Originally created 12/14/01

Southerners show hospitality



SAVANNAH - Food comforts.

That's why five Savannah-area women washed thousands of potatoes in New York on Thursday.

Today, they'll serve more than 3 tons of Lowcountry boil to crews working at the World Trade Center site.

"Food and kitchen are central," said Van Robbins, a Savannah psychotherapist who is one of the organizers. "Look at every holiday. It's about getting together and eating."

Ms. Robbins got the idea to mobilize her pals after watching Good Morning America.

A segment of the TV program showed chef Emeril Lagasse taking 100 pies to Nino's Restaurant to help feed rescue workers.

Shortly afterward, American Airlines Flight 587 crashed in Queens.

That sealed the deal for Ms. Robbins. She and her friends would travel to New York and cook.

The friends, who call themselves Southern Smiles, started their charity efforts about four years ago.

They're professional women - a vice president at St. Joseph's/Candler, a restaurateur, a psychotherapist, a police lieutenant, an event planner from Atlanta, and one friend who was laid off from Gulfstream in November.

They aim to put a personal touch on giving back to their community, so they do things such as help single moms buy presents for their children at Christmas.

This year they wanted to help New York. Again, they wanted it to be personal.

They contacted Nino's Restaurant, about eight blocks from the World Trade Center on Canal Street.

Since Sept. 13, the restaurant has been feeding rescue workers - as many as 5,000 a day - for free. Initially, the restaurant's owner, Antonio Nino Vendome, provided the food and service, but then corporations and individuals started to help.

"Everybody's volunteering," said Alan Segan, a spokesman for Nino's.

Groups have shown up from all over the country, and celebrities have made quiet appearances.

Dan Quayle served potatoes. Actor William Baldwin served lunch on a recent Monday. Miss Universe also has pitched in.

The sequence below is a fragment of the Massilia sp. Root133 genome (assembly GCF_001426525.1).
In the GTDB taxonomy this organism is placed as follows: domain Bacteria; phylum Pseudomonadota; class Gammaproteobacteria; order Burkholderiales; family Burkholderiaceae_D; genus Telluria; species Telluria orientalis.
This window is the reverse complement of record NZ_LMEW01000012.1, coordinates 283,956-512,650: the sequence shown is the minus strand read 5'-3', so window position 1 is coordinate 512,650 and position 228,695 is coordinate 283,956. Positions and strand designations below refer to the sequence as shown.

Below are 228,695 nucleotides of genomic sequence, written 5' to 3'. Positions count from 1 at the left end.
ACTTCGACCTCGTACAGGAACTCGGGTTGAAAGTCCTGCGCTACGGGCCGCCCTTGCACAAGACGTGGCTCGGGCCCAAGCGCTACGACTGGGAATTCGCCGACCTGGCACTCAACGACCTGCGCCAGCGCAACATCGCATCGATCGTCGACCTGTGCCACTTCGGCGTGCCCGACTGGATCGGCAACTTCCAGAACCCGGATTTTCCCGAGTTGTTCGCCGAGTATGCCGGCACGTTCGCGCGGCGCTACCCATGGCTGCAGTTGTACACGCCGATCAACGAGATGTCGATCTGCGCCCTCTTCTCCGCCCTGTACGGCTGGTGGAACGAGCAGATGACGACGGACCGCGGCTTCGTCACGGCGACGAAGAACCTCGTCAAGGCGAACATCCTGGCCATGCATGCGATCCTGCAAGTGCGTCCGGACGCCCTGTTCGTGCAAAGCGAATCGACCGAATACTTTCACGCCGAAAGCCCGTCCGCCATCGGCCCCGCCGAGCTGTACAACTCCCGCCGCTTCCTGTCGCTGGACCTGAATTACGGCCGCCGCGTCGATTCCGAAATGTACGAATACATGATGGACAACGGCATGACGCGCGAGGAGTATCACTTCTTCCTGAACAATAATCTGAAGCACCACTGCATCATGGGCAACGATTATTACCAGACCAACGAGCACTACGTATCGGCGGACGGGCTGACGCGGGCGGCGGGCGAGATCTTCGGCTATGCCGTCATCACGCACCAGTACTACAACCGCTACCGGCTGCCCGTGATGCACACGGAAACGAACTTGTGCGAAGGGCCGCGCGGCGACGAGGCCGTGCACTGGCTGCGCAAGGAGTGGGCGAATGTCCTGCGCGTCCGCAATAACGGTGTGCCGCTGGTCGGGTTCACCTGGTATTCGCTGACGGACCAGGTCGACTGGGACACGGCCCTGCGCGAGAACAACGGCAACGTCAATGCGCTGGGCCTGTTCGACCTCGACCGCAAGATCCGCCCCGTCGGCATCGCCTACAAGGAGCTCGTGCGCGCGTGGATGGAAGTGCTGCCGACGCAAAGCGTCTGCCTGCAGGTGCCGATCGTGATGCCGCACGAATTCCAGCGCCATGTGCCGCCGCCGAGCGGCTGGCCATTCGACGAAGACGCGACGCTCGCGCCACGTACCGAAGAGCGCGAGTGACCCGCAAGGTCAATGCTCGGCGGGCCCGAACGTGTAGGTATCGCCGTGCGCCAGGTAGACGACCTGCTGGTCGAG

Southern Smiles usually funds its own efforts, but with the cost at about $35,000, the women sought corporate contributions for the food and lodging. Friends and family, about 28 people in all, will go to New York to cook and serve the Lowcountry boil, corn muffins, iced tea and pecan pie.

The food will be stored in a warehouse until they arrive. They'll cook it in a tent in front of the restaurant.

One of the Southern Smiles volunteers is Ann Holmes, who is originally from England. She worked as a temp in the World Trade Center when she first came to the United States. Now she's looking for work after losing her job at Gulfstream.

It's not just the food they're supplying that's important, she said.

"It's not a normal day's work," Ms. Holmes said of the rescue effort. "They're literally digging out their co-workers. Those workers need support. Even if it's just a smiley face or a joke or a shrimp."

The shrimp is Louis, the group's new mascot. At 25 pounds and 4 feet long, the pink fabric crustacean is unlikely to fit into an overhead bin. He is taking FedEx to New York, Ms. Holmes said.

The home-cooked food, the trip to New York to serve it, and even Louis all make a point, said Lynda Long, a co-organizer who is a vice president at St. Joseph's/Candler.

"We want to let them know people in Savannah are thinking of them," she said.